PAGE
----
No business is truly sustainable without optimising its tech

In this guest post, Donovan Justice, partner of digital engineering and emerging tech at EY, sets out why every digital transformation strategy needs to factor in the principles of sustainability

Digital adoption has been catalysed by the global pandemic and this trend of acceleration isn’t slowing down. In fact, 71% of businesses say they plan to increase spend on developing technology skills to help advance their digital transformation strategy.

Investment in IT – both products and people – is at an all-time high, despite the obstacles facing CIOs in today’s climate: from geopolitical disruption, rising inflation rates, labour shortages and supply chain challenges.

Additionally, with Environmental, Social and Governance (ESG) objectives increasingly on the boardroom agenda, the onus is on CIOs to balance the need for digital transformation with sustainability goals.

It’s no secret that technology is necessary for our society to advance. The rapid increase of business transformation projects over the last few years is proof of this and provides a call to action for business leaders and CIOs across the board. But they must optimise their tech stack with the environment in mind, as this is fast becoming the only viable solution to running a sustainable business.

‘Greening’ your technology

There are several routes to optimising a technology stack, including internal and user-facing technology. CIOs and IT leaders play a significant role in helping businesses on this journey.

For example, most businesses today see their website as an integral part of their technology stack, but the total amount of carbon emissions produced per pageview is a cause for concern. There are certain steps IT teams can recommend and take to improve performance and help businesses optimise their websites and applications in line with their sustainability targets. This includes building static pages, choosing a green hosting platform, improving SEO for better site ranking and ensuring that the website’s UX/UI design is simple and straightforward to navigate.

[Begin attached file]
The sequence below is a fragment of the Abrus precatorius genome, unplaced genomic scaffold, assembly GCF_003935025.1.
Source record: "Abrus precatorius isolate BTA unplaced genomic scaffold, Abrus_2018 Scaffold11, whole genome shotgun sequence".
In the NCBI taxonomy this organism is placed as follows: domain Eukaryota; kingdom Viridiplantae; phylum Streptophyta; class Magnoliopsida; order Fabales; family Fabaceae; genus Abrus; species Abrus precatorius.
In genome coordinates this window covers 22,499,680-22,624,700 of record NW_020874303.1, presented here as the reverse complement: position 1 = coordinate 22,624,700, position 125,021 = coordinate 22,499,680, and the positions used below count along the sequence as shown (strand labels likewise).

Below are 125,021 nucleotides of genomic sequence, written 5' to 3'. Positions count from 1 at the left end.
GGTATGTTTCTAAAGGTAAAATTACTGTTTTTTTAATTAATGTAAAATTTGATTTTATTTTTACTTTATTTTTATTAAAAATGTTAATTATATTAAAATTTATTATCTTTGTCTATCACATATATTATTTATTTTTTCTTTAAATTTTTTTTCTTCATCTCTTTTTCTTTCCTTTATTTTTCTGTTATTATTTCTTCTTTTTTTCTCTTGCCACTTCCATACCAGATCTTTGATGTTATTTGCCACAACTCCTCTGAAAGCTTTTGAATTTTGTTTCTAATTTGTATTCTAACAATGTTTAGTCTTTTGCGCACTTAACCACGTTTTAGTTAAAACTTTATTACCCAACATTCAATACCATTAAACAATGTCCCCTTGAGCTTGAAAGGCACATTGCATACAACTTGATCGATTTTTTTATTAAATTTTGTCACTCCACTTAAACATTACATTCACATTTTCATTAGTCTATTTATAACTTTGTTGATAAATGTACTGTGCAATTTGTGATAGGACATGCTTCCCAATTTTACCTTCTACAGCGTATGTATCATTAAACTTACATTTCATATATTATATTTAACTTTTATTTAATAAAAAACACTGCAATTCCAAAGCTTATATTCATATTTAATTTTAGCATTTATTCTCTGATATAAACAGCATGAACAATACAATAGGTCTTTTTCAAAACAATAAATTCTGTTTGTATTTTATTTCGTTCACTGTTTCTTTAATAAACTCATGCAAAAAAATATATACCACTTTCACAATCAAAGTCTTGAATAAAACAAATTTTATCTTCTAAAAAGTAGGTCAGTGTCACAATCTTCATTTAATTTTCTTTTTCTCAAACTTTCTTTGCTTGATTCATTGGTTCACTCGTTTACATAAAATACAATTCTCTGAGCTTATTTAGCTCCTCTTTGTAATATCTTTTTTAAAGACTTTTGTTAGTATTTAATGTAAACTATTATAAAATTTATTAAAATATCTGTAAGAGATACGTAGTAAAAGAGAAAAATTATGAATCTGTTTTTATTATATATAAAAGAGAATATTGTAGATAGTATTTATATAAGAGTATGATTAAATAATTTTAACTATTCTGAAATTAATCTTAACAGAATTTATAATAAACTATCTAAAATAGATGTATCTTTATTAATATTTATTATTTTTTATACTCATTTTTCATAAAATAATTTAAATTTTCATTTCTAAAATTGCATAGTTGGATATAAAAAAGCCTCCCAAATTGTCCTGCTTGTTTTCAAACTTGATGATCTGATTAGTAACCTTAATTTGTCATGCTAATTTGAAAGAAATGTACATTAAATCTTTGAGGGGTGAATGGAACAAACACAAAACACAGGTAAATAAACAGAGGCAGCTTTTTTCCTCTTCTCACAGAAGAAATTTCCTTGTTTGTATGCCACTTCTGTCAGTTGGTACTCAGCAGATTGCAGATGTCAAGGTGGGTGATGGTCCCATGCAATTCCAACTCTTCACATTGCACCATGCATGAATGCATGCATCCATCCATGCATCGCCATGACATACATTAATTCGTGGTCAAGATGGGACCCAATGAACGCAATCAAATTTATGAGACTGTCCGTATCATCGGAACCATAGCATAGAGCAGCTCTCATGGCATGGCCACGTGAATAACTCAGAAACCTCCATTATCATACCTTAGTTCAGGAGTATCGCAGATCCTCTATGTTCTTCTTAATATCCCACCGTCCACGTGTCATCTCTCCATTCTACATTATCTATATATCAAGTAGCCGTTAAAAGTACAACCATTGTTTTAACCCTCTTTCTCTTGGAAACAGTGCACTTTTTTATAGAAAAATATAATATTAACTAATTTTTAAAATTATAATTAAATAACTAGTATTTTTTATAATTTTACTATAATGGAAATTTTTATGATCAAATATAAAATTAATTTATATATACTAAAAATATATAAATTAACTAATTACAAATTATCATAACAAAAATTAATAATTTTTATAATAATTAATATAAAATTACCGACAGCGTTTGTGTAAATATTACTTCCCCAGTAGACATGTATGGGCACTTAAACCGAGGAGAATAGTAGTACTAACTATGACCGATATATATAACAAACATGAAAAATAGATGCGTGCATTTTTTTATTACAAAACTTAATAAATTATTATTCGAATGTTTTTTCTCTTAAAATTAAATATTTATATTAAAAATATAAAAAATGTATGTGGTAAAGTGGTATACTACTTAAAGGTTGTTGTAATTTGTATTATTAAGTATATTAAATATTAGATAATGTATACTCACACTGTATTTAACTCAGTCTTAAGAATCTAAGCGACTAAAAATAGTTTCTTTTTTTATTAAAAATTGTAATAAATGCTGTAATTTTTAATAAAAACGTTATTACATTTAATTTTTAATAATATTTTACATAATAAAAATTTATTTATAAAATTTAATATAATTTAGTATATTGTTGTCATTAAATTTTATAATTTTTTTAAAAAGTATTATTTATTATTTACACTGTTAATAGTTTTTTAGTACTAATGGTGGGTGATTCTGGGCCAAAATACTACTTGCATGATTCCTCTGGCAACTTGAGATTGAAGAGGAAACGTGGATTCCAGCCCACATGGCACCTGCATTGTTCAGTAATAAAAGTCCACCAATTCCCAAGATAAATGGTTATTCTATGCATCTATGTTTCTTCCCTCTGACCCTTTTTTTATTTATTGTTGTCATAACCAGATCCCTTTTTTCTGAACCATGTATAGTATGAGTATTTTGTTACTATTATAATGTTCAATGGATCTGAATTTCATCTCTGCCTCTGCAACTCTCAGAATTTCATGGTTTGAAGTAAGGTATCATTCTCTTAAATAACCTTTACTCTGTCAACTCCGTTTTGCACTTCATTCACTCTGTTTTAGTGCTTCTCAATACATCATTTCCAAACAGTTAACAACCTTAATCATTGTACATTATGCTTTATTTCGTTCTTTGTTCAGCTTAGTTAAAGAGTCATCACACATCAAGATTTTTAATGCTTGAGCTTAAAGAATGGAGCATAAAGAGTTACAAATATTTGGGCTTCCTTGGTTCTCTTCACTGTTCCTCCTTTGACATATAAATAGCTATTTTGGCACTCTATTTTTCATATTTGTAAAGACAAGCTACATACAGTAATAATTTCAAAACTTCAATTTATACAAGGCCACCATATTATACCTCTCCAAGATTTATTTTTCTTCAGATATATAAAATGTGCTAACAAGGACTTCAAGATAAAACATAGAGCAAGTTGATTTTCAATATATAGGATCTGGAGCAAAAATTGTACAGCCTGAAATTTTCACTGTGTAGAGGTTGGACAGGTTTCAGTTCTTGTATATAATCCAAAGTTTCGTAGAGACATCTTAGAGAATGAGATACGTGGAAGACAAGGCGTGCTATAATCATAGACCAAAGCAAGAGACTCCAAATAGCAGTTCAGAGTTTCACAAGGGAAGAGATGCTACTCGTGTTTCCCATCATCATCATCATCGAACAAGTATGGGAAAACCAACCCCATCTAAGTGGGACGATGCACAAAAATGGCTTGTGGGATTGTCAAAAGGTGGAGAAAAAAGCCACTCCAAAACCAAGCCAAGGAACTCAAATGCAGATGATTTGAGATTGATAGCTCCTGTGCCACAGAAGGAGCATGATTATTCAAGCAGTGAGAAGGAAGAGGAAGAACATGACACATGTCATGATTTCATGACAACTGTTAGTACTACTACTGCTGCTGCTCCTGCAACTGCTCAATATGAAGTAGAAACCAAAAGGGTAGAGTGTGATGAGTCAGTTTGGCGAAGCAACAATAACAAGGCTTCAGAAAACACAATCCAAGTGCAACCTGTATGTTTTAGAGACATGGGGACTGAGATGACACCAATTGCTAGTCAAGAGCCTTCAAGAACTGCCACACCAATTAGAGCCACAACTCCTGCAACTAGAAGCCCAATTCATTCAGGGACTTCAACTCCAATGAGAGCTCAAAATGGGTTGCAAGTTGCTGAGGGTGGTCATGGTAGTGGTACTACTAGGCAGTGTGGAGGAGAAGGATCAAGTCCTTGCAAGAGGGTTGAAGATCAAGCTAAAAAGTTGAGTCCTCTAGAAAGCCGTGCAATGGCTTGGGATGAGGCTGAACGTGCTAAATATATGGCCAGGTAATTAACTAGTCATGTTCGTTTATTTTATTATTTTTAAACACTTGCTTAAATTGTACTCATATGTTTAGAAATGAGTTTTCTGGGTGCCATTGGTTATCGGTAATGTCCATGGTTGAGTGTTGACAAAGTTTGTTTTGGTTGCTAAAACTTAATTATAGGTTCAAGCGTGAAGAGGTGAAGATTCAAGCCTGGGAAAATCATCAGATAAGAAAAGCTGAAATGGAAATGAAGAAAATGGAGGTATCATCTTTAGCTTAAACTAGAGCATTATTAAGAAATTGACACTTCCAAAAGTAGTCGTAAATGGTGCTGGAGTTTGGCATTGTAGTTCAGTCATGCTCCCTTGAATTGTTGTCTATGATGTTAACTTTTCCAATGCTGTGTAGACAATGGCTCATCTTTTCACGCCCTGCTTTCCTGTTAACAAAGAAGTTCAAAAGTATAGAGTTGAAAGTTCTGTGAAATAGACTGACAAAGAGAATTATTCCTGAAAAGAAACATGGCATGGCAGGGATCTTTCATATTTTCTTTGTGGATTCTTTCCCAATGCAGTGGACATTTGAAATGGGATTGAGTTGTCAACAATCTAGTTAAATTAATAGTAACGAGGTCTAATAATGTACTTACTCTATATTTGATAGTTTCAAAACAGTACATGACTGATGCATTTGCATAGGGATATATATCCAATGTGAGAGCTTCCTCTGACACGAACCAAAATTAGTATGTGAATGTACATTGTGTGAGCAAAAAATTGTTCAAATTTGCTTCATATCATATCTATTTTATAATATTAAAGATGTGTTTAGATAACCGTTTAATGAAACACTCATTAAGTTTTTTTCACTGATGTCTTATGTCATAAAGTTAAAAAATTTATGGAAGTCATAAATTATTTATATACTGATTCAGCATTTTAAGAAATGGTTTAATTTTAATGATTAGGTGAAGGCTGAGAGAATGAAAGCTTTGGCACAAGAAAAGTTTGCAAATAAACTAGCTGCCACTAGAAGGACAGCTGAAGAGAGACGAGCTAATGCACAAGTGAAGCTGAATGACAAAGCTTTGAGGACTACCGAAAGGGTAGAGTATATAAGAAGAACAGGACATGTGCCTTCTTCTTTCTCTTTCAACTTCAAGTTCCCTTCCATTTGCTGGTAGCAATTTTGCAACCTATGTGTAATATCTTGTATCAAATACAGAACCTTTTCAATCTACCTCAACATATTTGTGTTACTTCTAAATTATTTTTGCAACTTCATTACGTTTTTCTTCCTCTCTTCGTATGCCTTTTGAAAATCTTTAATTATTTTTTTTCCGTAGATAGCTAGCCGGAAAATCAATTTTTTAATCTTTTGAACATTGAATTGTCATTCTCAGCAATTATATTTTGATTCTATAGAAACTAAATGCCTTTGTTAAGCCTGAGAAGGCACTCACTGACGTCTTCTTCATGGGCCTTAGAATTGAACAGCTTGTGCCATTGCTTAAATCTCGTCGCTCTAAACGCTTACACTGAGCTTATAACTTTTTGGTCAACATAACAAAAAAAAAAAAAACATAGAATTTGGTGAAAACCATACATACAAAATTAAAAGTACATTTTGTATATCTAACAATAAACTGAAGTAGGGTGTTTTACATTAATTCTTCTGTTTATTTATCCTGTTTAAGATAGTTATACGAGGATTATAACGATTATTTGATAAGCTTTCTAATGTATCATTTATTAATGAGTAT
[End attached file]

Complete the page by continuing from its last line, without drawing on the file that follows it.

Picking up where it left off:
Website optimisation is just one example of how tech stacks can be improved from a sustainability perspective. As business leaders increasingly prioritise ESG, they must be able to challenge suppliers on their own sustainability ambitions and how ‘green’ their tech products really are – and one way to do this is through bringing CIOs and IT leaders on the journey from the outset. This ensures they do due diligence before deploying any tech across the business, avoiding reputational damage further down the line.

CIOs and IT leaders are also key players in helping businesses understand the impact and risks associated with implementing new and emerging technologies. For example, while quantum has the potential to create new opportunities for ESG, it can also introduce new sustainability risks.

There is growing concern that quantum technologies could drive exponential increases in energy use and natural resource consumption. Therefore, businesses will need to take practical steps now to ensure sustainability-by-design as they prepare their quantum readiness strategies for the future.

Managing your e-waste

Tech moves at an incredibly fast pace and the process of replacing old systems with new ones is another major contributor that can have a negative impact on the environment and a business’ sustainability journey if e-waste is disposed of improperly.

For businesses, the process of disposing of or recycling products after use, and encouraging customers to do the same, will help advance sustainability efforts. Additionally, hanging onto legacy systems doesn’t always mean that businesses aren’t advancing their tech stack. As long as legacy tech is being evolved and repurposed alongside the implementation of new technologies, it can provide an efficient way for organisations to optimise their tech stack and further reduce e-waste.

Having this ‘circular mindset’ is not just for business leaders or CIOs alone. Every function of the business must work together towards this common goal of eliminating e-waste and pollution to help advance sustainability efforts. Enabling true circularity goes further beyond this by working with suppliers and customers too, across the full end-to-end value chain.

Ultimately, no business can implement a transformation strategy that puts people first without considering sustainability. This will be part of the requirement from stakeholders to make sure ESG goals are being met across the organisation. By linking transformation objectives with sustainability goals and following the steps outlined above, CIOs and business leaders will see a truly measurable impact on their contribution to the ESG agenda, helping to creating a better working world for people and the planet in future.

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